Why Ringo Preferred Playing John Lennon Songs Over Paul McCartney’s in His Beatles Days

While The Beatles had several peaks together collectively, the band members didn’t always see it that way. Take Sgt. Pepper’s Lonely Hearts Club Band, which is often called the greatest album of all time. Neither George Harrison nor Ringo Starr had a great time making that record.

George described being bored by the “assembly process” the band went through during the Sgt. Pepper sessions. For his part, Ringo wasn’t thrilled about all the sitting-around the band did making the album. (He compared it to being a session musician.)

On “She’s Leaving Home,” Ringo didn’t even have a drum part to play. Overall, Sgt. Pepper was very much a Paul McCartney project. That hints at another reason Ringo didn’t enjoy making the album.

In an interview published in the Anthology project, Ringo said he generally preferred playing songs John Lennon wrote to those penned by Paul. It was a matter of the songwriters’ individual styles.

Ringo said John’s songs had ‘a bit more rock ‘n’ roll’

The Beatles attend the premiere of Richard Lester’s ‘How I Won the War’ in October 1967. Right to left: John Lennon, Cynthia Lennon, Ringo Starr, Maureen Starkey, Paul McCartney, Jane Asher | Staff/Mirrorpix/Getty Images

While Paul loved the early rock of Little Richard and later penned the crushing “Helter Skelter,” he loved pop music and the old-time style crooner he showcased in “When I’m Sixty-Four.” And, as on “Yesterday” and “Eleanor Rigby,” he wasn’t afraid of string arrangements on his songs.

John was much more of a rocker. While Paul was writing songs like “Good Day Sunshine” and “Rigby” for the Revolver album, John’s sound was getting heavier on songs like “Rain” and “Tomorrow Never Knows.” That was the sort of stuff Ringo liked playing drums on.

In Anthology, Ringo spoke of how the two sides of the Lennon-McCartney partnership began going their separate ways in the late ’60s. “By then it was Lennon or McCartney,” he said. “It was up to about 80% separately written songs.”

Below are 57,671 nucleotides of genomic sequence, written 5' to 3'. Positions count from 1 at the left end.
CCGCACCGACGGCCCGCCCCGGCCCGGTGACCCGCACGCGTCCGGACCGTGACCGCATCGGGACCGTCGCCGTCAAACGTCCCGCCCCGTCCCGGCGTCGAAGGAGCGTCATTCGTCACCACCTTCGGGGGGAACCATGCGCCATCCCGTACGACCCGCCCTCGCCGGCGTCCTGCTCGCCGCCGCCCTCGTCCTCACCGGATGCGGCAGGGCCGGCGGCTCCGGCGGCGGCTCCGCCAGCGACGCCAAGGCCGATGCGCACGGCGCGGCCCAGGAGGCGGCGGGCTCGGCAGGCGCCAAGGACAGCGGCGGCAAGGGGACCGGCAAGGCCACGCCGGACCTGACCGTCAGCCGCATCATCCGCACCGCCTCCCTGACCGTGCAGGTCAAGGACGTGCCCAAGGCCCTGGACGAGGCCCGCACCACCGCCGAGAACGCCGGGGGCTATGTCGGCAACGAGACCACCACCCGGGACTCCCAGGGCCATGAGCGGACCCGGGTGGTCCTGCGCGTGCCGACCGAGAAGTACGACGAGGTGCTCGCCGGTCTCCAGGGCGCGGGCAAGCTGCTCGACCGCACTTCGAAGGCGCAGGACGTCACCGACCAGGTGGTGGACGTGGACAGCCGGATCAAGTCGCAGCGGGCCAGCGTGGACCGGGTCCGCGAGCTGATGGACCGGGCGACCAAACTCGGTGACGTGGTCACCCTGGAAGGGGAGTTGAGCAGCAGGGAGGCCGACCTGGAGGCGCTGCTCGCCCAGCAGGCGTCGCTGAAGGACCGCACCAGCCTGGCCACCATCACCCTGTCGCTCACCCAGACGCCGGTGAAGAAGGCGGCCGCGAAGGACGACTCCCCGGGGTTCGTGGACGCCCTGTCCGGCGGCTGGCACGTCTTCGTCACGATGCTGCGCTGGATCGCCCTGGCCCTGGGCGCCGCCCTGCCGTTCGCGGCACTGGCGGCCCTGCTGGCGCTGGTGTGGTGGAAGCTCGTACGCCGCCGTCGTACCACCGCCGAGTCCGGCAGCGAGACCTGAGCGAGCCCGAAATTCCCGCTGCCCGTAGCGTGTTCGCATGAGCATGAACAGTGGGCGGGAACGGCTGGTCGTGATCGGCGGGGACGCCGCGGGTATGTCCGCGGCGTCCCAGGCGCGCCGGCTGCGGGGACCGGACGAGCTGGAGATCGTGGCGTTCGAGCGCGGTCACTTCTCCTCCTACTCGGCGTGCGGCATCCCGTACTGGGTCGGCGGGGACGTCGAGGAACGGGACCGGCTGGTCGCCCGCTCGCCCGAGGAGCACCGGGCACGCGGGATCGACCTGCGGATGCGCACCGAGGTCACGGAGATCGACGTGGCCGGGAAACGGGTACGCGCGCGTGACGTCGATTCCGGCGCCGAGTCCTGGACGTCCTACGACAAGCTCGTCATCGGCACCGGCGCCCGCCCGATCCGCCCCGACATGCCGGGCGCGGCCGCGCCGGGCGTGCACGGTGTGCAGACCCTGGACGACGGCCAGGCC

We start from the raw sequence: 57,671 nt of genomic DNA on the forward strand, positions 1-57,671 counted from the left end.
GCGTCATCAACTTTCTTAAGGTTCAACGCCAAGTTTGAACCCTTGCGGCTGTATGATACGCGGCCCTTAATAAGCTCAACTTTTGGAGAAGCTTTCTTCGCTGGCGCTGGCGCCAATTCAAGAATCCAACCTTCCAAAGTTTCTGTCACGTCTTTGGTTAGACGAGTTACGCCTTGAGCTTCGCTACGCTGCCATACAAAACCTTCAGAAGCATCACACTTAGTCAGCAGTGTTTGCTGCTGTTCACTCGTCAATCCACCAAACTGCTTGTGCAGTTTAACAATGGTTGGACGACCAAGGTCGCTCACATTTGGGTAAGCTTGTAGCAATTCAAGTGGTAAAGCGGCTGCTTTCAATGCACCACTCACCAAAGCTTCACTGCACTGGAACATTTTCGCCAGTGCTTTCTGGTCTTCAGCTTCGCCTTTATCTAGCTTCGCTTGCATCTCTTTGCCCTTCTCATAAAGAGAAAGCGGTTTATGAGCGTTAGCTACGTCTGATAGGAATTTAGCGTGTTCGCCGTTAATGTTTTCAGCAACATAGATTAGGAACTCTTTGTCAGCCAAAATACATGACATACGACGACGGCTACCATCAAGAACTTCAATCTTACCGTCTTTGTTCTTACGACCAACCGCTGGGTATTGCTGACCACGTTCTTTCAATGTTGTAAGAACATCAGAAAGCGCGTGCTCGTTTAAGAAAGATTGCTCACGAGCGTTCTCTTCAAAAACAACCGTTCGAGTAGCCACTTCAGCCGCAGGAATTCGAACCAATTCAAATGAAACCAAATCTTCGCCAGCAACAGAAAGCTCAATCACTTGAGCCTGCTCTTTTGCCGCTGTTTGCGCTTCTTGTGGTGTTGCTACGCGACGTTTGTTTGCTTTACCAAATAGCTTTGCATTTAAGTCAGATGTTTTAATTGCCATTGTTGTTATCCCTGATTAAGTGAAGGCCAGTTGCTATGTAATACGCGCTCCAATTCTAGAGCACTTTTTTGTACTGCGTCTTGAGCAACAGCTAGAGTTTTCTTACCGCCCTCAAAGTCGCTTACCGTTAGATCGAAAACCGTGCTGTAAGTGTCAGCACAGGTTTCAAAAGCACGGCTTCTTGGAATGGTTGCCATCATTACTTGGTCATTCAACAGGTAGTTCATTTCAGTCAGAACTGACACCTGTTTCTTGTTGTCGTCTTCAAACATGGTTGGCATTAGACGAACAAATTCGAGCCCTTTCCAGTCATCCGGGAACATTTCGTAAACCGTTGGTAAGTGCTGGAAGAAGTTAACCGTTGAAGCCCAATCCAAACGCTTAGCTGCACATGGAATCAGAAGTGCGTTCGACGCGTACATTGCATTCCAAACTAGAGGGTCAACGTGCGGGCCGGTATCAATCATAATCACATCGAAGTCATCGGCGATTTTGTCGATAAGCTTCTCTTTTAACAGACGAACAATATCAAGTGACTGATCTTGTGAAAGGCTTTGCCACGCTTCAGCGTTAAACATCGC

Ringo didn’t need to wait for the publishing credits on the album to know which track came which bandmate. “I could tell which were John’s songs,” Ringo said. “I always preferred to play on them — they always had a bit more rock ‘n’ roll to them.”

John wrote Ringo’s all-time favorite Beatles songs

August 1967: John Lennon and Ringo Starr walk through Euston Station en route to Bangor, North Wales, to hear Maharishi Mahesh Yogi speak. | Bettmann

If you’ve ever heard Ringo talk about Beatles songs he loves, it won’t be a big surprise to learn he preferred John’s music. “Rain,” Ringo’s all-time favorite Fab Four track (at least for his drumming), ranks among John’s finest work.

On several occasions, he’s also pointed to John’s “Yer Blues” as one of the high points from his time with The Beatles. “‘Yer Blues,’ you can’t top it,” he also said in Anthology. “It was this group that was together; it was like grunge rock of the sixties, really. Grunge blues.”

John didn’t stop rocking there, of course. Ringo must have enjoyed playing other hard-edged Lennon tracks like “I Want You (She’s So Heavy)” and “Come Together.” (Ringo also played drums on John’s first solo record.)

Of course, Paul had his moments, too. After The Beatles bashed their way through “Helter Skelter,” you can hear Ringo call out in a mix of pain and satisfaction. “I’ve got blisters on my fingers,” he says.

Also see: The Mistake The Beatles Purposely Left in the ‘Abbey Road’ Medley